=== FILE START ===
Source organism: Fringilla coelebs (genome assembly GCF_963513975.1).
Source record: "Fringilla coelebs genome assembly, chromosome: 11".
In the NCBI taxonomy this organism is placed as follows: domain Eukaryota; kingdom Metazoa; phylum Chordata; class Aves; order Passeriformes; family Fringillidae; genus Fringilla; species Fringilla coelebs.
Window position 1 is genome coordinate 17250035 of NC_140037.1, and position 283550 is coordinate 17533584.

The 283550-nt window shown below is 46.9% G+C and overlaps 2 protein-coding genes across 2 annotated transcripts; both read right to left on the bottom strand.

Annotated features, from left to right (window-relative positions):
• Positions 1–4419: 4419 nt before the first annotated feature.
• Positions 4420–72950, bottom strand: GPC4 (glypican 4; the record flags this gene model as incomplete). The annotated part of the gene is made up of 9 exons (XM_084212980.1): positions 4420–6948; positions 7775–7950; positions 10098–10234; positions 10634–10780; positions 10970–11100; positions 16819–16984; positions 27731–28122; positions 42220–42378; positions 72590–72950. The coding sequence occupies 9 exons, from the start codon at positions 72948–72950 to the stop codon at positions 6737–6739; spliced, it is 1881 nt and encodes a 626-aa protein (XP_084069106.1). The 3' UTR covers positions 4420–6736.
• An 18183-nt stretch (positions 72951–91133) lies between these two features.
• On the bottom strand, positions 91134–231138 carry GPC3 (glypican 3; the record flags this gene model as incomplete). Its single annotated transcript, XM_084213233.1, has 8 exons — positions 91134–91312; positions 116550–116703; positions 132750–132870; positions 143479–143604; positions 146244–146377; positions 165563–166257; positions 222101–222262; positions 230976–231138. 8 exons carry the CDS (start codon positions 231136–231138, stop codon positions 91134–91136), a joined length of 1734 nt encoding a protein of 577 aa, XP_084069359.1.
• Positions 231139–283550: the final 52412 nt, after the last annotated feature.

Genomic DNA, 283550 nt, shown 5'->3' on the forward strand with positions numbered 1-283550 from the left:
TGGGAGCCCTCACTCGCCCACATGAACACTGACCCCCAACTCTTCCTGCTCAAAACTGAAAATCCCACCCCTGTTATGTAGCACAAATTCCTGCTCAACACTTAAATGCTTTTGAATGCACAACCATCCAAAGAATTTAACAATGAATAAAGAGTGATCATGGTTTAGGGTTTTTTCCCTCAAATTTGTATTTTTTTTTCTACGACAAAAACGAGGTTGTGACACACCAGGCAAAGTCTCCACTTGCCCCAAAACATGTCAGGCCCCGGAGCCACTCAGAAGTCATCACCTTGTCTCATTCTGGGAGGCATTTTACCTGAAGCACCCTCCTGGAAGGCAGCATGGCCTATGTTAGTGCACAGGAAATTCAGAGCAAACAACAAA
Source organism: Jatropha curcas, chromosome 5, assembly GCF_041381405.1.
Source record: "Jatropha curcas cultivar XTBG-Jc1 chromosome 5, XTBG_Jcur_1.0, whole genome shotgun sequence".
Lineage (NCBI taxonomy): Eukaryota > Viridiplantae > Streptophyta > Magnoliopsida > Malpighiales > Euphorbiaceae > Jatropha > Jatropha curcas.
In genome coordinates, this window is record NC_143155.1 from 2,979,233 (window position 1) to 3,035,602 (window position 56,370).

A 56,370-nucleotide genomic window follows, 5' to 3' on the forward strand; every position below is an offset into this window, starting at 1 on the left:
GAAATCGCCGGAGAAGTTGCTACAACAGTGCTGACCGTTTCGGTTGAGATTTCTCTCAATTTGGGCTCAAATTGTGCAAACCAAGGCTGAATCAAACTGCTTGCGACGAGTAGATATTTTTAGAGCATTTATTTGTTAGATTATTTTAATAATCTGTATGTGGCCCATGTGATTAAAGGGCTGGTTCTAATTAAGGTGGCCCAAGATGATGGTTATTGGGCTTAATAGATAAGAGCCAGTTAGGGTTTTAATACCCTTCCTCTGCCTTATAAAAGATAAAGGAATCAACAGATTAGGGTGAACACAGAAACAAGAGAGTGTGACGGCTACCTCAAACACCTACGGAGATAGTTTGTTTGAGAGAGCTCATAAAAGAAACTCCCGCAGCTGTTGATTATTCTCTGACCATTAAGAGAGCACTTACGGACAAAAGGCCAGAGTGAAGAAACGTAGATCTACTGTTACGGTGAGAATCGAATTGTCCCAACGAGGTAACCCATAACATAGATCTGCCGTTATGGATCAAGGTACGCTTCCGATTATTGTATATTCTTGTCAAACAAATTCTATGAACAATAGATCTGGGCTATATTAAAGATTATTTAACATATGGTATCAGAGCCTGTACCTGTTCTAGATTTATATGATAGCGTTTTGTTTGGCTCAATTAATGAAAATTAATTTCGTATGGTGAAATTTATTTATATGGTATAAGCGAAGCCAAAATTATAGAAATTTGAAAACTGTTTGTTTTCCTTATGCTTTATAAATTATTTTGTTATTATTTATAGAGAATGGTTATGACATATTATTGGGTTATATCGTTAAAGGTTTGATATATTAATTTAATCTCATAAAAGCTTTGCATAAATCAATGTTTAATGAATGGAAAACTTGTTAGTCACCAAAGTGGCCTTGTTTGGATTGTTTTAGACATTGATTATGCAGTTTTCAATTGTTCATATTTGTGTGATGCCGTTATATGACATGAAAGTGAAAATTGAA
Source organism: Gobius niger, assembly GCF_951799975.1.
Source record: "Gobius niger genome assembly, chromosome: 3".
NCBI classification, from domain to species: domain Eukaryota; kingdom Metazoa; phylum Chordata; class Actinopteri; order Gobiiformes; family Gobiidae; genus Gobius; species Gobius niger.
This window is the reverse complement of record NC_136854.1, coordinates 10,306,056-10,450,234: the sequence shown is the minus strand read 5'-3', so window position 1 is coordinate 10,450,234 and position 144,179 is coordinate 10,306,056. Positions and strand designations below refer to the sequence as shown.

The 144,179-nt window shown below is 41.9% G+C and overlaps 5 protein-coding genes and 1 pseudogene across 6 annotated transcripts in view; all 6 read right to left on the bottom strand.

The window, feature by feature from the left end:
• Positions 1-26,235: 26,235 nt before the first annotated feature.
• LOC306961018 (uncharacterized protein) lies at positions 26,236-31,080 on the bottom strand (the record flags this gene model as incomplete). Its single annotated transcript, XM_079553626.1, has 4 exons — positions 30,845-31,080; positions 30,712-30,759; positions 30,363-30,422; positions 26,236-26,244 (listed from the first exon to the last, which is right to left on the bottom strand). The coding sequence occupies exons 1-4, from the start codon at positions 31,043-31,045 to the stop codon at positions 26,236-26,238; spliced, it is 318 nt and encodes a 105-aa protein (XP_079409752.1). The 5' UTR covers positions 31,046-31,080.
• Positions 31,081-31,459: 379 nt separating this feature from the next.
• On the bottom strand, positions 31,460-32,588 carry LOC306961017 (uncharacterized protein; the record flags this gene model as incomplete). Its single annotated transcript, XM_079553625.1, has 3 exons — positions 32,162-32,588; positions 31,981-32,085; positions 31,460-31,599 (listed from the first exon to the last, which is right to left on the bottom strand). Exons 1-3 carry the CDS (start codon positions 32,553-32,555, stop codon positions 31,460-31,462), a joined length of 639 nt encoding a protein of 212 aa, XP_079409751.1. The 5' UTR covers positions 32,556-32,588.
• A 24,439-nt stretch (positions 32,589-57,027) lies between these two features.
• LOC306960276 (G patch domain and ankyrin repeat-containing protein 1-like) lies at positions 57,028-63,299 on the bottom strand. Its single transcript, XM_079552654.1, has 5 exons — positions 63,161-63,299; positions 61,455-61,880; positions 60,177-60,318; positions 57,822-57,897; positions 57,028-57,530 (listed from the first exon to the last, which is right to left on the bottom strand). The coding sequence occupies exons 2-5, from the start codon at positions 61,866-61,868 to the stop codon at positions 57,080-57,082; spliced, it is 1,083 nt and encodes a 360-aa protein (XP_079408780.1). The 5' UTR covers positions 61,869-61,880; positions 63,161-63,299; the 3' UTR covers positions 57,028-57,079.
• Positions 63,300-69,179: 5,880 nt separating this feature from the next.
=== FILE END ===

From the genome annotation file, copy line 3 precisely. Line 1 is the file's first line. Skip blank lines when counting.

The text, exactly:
In the NCBI taxonomy this organism is placed as follows: domain Eukaryota; kingdom Metazoa; phylum Chordata; class Aves; order Passeriformes; family Fringillidae; genus Fringilla; species Fringilla coelebs.